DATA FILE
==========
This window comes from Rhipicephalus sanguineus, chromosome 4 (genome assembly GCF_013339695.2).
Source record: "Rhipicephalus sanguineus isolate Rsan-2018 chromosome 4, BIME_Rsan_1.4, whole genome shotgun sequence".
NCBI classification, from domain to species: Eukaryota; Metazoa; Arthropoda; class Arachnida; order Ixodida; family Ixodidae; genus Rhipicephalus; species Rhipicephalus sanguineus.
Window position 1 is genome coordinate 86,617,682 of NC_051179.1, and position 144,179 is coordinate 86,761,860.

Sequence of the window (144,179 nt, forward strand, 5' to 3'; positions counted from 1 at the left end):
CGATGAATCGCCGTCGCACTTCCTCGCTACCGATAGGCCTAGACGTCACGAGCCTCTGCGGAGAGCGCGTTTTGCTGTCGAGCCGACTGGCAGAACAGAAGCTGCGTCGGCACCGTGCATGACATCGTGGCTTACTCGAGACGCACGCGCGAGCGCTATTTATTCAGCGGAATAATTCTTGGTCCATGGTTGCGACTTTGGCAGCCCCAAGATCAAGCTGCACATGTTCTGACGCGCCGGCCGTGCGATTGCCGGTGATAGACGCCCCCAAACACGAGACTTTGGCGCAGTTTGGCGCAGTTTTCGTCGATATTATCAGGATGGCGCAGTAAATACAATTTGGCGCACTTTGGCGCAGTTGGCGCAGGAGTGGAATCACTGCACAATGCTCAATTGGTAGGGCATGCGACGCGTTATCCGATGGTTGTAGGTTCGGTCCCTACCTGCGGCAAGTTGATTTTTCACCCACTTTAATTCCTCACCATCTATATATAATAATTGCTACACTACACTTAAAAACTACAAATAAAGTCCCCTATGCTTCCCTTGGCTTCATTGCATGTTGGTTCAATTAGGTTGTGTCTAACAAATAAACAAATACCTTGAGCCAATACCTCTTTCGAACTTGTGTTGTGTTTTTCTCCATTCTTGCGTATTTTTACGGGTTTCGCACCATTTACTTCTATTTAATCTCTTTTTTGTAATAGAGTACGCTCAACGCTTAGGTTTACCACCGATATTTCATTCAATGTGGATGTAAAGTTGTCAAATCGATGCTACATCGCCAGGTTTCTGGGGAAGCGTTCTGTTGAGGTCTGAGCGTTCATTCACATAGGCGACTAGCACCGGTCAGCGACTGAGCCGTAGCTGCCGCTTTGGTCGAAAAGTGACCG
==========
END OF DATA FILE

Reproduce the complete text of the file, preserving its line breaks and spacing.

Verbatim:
This window comes from Rhipicephalus sanguineus, chromosome 4 (genome assembly GCF_013339695.2).
Source record: "Rhipicephalus sanguineus isolate Rsan-2018 chromosome 4, BIME_Rsan_1.4, whole genome shotgun sequence".
NCBI classification, from domain to species: Eukaryota; Metazoa; Arthropoda; class Arachnida; order Ixodida; family Ixodidae; genus Rhipicephalus; species Rhipicephalus sanguineus.
Window position 1 is genome coordinate 86,617,682 of NC_051179.1, and position 144,179 is coordinate 86,761,860.

Sequence of the window (144,179 nt, forward strand, 5' to 3'; positions counted from 1 at the left end):
CGATGAATCGCCGTCGCACTTCCTCGCTACCGATAGGCCTAGACGTCACGAGCCTCTGCGGAGAGCGCGTTTTGCTGTCGAGCCGACTGGCAGAACAGAAGCTGCGTCGGCACCGTGCATGACATCGTGGCTTACTCGAGACGCACGCGCGAGCGCTATTTATTCAGCGGAATAATTCTTGGTCCATGGTTGCGACTTTGGCAGCCCCAAGATCAAGCTGCACATGTTCTGACGCGCCGGCCGTGCGATTGCCGGTGATAGACGCCCCCAAACACGAGACTTTGGCGCAGTTTGGCGCAGTTTTCGTCGATATTATCAGGATGGCGCAGTAAATACAATTTGGCGCACTTTGGCGCAGTTGGCGCAGGAGTGGAATCACTGCACAATGCTCAATTGGTAGGGCATGCGACGCGTTATCCGATGGTTGTAGGTTCGGTCCCTACCTGCGGCAAGTTGATTTTTCACCCACTTTAATTCCTCACCATCTATATATAATAATTGCTACACTACACTTAAAAACTACAAATAAAGTCCCCTATGCTTCCCTTGGCTTCATTGCATGTTGGTTCAATTAGGTTGTGTCTAACAAATAAACAAATACCTTGAGCCAATACCTCTTTCGAACTTGTGTTGTGTTTTTCTCCATTCTTGCGTATTTTTACGGGTTTCGCACCATTTACTTCTATTTAATCTCTTTTTTGTAATAGAGTACGCTCAACGCTTAGGTTTACCACCGATATTTCATTCAATGTGGATGTAAAGTTGTCAAATCGATGCTACATCGCCAGGTTTCTGGGGAAGCGTTCTGTTGAGGTCTGAGCGTTCATTCACATAGGCGACTAGCACCGGTCAGCGACTGAGCCGTAGCTGCCGCTTTGGTCGAAAAGTGACCG